>> and the exposure is the same?
> Gee, what makes you think that anyone would think that you might
> lie about anything? Hmm.
Well, it's pretty obvious that when people hold false beliefs, that the
truth looks like lies to them.
> You admit being familiar with the D40,
> the D40x and their RAW data, which are very similar contemporary
> cameras ("from the same era") that have vastly different numbers of
> pixels on similar sensors and which use the same mount,
Well, they are actually quite different. They have completely different
types of circuitry, and
> yet as we
> see above, you insisted that :
>> This is the best possible way to run this experiment, as there are no
>> possible pairings out there of cameras with the same mount and the
>> same size sensors with vastly different pixel densities of the same
5:3 is *NOT* a vastly different pixel density; in fact, the truly
relevant value is the square root of that. 8.35:1 *is* vastly different,
and if it is true that higher pixel density means lower IQ, then it
should certainly show up there more easily against the "noise" of "other
things not being equal". I feel like a kindegarten teacher here, having
to spell all these things out.
> In fact as others have noted, there are many such pairings.
> Refusing to admit such an obvious mistake tells us much about
> whether we should entertain the notion that you're capable of lying
> or rigging something if *you* don't like what you see. Refusing to
> address Roger's points only adds to the suspicion that you can't be
I haven't gotten to Roger's posts yet. The flow has not stopped here,
and I'm saving him for last because his posts are more work to reply to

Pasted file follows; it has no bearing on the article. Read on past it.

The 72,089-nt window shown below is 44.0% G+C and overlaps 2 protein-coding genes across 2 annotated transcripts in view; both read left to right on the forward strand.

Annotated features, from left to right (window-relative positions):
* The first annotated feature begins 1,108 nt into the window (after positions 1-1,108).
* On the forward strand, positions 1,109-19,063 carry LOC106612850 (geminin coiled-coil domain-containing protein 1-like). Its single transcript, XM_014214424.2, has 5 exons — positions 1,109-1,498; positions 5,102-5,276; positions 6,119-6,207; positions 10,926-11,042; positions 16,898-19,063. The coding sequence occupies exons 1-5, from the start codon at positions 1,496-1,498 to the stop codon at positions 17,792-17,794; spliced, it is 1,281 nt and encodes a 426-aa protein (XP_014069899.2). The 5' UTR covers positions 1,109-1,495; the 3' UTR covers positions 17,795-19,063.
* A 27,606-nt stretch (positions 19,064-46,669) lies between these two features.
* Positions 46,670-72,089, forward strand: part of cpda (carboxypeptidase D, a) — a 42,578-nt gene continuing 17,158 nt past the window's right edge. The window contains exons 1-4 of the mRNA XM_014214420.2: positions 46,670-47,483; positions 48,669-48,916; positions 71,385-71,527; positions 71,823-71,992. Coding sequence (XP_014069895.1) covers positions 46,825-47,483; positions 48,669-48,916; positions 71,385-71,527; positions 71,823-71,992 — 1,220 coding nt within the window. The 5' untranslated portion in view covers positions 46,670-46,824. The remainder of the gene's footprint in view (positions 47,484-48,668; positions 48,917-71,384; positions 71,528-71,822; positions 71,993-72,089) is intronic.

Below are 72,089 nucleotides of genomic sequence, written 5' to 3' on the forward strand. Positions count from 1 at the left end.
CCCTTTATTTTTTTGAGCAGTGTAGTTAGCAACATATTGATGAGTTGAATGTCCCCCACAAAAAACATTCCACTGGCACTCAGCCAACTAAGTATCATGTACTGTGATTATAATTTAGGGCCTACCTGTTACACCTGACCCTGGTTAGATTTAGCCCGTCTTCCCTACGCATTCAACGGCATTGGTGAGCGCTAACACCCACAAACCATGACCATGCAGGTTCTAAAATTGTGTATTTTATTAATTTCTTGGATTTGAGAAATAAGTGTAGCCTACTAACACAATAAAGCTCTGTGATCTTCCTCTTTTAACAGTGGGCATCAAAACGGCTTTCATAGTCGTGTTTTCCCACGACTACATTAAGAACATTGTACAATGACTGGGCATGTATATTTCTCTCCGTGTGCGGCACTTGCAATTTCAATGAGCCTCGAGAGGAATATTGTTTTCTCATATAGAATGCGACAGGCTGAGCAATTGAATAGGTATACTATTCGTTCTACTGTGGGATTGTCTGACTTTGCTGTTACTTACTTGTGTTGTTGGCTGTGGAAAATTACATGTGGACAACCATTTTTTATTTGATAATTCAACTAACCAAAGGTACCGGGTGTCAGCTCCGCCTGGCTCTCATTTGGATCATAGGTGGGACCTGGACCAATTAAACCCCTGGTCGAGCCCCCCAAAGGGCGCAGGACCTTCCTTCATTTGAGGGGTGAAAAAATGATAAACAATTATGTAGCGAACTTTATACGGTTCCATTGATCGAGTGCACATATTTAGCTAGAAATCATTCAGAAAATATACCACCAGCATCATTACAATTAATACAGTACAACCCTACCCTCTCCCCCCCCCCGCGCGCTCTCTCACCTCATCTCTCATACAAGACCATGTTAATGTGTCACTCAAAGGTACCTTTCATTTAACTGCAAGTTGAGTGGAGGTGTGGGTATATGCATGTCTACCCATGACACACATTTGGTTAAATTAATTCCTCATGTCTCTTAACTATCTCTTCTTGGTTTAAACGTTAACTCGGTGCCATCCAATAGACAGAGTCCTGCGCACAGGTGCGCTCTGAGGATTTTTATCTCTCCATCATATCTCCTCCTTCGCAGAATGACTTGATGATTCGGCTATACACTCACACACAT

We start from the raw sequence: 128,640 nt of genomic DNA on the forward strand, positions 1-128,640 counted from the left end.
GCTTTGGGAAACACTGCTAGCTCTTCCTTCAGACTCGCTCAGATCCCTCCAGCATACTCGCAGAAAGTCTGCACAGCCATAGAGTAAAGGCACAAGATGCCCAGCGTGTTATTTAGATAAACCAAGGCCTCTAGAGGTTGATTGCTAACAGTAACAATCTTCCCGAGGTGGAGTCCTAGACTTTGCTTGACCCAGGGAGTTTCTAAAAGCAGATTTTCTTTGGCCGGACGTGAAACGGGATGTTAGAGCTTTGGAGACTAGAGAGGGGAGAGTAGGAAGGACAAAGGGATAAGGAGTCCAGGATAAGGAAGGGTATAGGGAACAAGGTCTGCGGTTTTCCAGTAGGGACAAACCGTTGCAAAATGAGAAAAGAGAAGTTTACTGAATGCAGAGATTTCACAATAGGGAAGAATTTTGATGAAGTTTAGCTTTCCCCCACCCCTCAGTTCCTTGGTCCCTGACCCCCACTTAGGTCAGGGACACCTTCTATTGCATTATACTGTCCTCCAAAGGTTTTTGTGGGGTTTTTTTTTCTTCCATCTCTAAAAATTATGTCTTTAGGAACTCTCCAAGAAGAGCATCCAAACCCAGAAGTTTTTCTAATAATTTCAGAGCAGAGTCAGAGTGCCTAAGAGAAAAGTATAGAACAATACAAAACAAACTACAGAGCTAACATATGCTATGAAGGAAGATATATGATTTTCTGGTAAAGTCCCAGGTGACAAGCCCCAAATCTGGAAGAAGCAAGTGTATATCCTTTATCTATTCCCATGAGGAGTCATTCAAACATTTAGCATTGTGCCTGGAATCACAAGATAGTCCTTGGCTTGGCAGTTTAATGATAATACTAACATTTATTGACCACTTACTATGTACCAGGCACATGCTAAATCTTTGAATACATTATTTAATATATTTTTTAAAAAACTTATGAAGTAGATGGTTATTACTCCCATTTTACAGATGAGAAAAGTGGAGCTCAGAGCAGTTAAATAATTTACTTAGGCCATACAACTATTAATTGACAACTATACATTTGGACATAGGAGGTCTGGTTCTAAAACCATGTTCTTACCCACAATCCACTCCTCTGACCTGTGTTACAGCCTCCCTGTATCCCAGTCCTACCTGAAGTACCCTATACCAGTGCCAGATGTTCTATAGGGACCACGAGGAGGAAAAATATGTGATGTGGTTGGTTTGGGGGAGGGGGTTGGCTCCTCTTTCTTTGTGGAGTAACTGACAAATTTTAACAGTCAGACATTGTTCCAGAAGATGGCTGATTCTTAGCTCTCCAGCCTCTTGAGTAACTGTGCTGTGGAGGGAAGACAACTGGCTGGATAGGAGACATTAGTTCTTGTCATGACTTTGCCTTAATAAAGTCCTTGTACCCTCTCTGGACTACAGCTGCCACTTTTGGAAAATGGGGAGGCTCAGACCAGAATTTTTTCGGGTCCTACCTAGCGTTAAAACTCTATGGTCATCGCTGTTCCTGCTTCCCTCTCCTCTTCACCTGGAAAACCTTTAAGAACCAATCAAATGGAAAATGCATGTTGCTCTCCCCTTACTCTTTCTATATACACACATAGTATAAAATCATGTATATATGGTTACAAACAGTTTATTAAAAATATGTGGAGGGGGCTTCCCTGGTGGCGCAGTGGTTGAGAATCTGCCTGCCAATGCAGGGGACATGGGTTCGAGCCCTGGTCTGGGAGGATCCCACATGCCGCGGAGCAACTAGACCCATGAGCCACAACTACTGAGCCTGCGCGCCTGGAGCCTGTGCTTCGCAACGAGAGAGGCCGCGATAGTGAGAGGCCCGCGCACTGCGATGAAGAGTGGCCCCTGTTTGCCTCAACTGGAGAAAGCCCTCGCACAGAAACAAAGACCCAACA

than those of others.
Delay is not refusal.
<>>< ><<> ><<> <>>< ><<> <>>< <>>< ><<>
John P Sheehy <JPS(a)no.komm>
><<> <>>< <>>< ><<> <>>< ><<> ><<> <>><
From: ejmartin on 19 Jul 2008 16:07
On Jul 19, 2:09 pm, "Roger N. Clark (change username to rnclark)"
> I use the dropping MTF as diffraction overtakes the pixel pitch
> and the image becomes softer so effective resolution drops.
> But I assume S/N per effective resolution unit is constant so
> you are just slicing up the same total photon count into more pixels.
> But at a lower point the DR of individual pixels becomes too small
> and limits dynamic range too much, dropping image quality faster
> as pixel size continues to drop. One can derive various subjective
> functions which change the exact shape of the curves but don't
> change the fact that there is an optimum.
I agree that there is an optimum, the question is where it lies. Why
do you take the S/N per effective resolution as constant in the
diffraction limited regime? As the diffraction spot grows with
decreased aperture (at fixed pixel pitch), it comprises more and more
pixels and so the S/N ratio per resolution size grows and partially
compensates the resolution decrease in your AIQ metric, due to pixel